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Sec. of State Jim Condos On Securing Vermont's Elections

Sec. of State Jim Condos
Toby Talbot
AP File
Sec. of State Jim Condos discusses how states like Vermont could be vulnerable to election meddling, and what's needed to secure future elections.

Thirteen Russians face indictments for interfering in the 2016 presidential election. Last year, the Department of Homeland Security identified more than 20 states whose voting systems were compromised by Russian hackers. As they face concerns over election integrity both inside and outside the ballot box, how are Vermont officials keeping future elections secure?

Vermont Secretary of State Jim Condos, addressing this issue for the state and as the President-elect of the National Association of Secretaries of State, joins Vermont Edition to talk about steps Vermont and other states are taking to protect voting systems, how states could be vulnerable to future hacks and what states need from Congress to secure future elections.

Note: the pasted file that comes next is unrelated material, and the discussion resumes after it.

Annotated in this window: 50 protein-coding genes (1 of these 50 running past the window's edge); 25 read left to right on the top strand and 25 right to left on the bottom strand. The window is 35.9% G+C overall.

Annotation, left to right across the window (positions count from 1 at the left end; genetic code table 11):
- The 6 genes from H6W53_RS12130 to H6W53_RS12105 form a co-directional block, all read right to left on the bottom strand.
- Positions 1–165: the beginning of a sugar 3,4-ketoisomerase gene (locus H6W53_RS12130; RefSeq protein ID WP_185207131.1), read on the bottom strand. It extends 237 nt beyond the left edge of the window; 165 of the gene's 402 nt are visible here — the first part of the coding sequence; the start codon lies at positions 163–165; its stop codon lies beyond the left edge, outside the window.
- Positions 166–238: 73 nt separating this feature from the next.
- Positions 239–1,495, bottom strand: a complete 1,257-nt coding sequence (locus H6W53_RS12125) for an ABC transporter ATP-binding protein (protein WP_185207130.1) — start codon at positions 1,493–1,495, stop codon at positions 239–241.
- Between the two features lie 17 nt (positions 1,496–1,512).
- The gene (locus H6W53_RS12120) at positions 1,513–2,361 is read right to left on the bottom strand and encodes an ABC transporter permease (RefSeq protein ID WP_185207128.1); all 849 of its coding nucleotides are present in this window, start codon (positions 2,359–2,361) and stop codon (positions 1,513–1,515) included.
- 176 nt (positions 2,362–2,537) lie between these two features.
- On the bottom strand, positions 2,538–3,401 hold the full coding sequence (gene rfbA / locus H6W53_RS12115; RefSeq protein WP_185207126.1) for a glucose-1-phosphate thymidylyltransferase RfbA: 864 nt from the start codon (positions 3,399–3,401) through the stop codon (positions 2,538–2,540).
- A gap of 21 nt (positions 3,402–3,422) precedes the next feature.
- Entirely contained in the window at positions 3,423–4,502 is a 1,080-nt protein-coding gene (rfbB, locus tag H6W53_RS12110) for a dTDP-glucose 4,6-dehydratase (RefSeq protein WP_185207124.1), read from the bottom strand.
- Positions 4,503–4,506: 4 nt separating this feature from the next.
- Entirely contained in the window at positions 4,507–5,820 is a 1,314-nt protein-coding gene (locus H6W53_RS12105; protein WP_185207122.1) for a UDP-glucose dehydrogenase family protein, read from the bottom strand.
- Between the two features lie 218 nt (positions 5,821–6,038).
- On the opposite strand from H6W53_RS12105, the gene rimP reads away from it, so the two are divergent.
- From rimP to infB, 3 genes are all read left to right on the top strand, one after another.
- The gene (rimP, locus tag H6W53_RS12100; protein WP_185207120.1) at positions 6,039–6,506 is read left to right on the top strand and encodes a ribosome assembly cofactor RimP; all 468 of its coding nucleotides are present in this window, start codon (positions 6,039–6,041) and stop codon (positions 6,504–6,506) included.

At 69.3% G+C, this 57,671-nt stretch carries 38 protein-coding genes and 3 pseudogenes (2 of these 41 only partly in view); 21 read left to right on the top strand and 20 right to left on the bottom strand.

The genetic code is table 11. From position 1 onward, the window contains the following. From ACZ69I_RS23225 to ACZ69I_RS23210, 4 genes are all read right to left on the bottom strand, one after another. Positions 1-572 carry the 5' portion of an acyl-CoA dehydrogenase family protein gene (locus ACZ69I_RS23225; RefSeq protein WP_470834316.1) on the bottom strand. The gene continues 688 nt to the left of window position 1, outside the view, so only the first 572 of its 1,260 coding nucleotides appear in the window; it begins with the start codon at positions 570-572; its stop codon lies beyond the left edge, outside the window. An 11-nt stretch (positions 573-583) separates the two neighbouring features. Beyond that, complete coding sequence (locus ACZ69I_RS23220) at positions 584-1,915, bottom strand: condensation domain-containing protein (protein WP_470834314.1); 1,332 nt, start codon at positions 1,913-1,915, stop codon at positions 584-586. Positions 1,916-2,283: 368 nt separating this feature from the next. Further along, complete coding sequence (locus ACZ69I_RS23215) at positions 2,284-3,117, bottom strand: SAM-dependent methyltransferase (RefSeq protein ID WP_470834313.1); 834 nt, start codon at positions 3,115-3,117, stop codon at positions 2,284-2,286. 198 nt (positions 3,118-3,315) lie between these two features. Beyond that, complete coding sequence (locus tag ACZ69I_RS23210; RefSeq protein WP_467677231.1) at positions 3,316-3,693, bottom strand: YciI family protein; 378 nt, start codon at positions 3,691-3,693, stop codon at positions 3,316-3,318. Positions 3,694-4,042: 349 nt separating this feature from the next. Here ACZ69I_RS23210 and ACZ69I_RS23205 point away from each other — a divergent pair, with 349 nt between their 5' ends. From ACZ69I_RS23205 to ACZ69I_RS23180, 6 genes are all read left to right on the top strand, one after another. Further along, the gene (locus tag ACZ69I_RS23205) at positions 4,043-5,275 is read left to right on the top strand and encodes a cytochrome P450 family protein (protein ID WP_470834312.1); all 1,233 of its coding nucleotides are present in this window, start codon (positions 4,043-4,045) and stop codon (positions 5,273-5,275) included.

Also joining the program is Montpelier City Clerk John Odum, the city's elections administrator and a credentialed "Certified Ethical Hacker." He'll discuss what's going on behind the scenes and behind the screens in modern elections, and he'll outline current “best practices” for election security.

Share your thoughts on Vermont's election security below, or email vermontedition@vpr.net.

Broadcast on Friday, Feb. 23, 2018 at noon; rebroadcast at 7 p.m.

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